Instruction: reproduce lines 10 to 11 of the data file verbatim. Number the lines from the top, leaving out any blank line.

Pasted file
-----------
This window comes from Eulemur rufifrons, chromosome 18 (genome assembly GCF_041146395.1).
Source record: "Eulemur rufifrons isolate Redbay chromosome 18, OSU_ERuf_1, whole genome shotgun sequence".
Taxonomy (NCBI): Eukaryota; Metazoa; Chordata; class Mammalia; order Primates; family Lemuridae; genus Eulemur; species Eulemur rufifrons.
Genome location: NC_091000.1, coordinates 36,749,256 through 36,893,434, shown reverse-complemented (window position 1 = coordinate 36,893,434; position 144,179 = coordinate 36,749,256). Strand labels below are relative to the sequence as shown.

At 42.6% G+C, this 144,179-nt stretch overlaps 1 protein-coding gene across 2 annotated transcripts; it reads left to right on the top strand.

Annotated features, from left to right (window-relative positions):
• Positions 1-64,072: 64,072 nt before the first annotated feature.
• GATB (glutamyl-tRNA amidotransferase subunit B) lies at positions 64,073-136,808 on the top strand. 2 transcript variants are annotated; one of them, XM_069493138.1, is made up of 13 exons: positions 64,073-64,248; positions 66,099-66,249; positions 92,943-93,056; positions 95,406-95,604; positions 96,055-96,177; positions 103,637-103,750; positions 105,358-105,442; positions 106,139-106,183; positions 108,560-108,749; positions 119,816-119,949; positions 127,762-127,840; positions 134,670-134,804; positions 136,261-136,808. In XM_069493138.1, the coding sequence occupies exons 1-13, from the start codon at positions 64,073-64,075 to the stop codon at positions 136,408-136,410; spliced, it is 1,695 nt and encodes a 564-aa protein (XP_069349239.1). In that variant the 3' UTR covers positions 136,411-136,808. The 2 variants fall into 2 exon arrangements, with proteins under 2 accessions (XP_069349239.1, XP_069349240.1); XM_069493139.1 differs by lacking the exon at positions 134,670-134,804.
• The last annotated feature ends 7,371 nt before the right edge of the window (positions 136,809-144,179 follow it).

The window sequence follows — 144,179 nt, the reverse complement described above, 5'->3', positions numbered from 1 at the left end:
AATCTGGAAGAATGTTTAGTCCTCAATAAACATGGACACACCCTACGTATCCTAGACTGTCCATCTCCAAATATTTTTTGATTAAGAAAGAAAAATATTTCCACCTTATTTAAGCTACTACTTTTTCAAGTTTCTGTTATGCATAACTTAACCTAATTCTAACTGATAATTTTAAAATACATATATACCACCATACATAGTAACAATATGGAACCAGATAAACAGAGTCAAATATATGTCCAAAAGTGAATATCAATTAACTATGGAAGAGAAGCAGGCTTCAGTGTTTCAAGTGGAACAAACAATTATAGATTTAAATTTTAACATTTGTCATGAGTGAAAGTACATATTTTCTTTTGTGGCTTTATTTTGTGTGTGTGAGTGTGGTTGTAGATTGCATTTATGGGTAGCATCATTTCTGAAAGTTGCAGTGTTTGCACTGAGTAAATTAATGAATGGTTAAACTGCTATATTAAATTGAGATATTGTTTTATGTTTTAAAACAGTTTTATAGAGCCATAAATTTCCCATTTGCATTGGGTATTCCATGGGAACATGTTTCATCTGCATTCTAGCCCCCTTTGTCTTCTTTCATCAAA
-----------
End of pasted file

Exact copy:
The window sequence follows — 144,179 nt, the reverse complement described above, 5'->3', positions numbered from 1 at the left end:
AATCTGGAAGAATGTTTAGTCCTCAATAAACATGGACACACCCTACGTATCCTAGACTGTCCATCTCCAAATATTTTTTGATTAAGAAAGAAAAATATTTCCACCTTATTTAAGCTACTACTTTTTCAAGTTTCTGTTATGCATAACTTAACCTAATTCTAACTGATAATTTTAAAATACATATATACCACCATACATAGTAACAATATGGAACCAGATAAACAGAGTCAAATATATGTCCAAAAGTGAATATCAATTAACTATGGAAGAGAAGCAGGCTTCAGTGTTTCAAGTGGAACAAACAATTATAGATTTAAATTTTAACATTTGTCATGAGTGAAAGTACATATTTTCTTTTGTGGCTTTATTTTGTGTGTGTGAGTGTGGTTGTAGATTGCATTTATGGGTAGCATCATTTCTGAAAGTTGCAGTGTTTGCACTGAGTAAATTAATGAATGGTTAAACTGCTATATTAAATTGAGATATTGTTTTATGTTTTAAAACAGTTTTATAGAGCCATAAATTTCCCATTTGCATTGGGTATTCCATGGGAACATGTTTCATCTGCATTCTAGCCCCCTTTGTCTTCTTTCATCAAA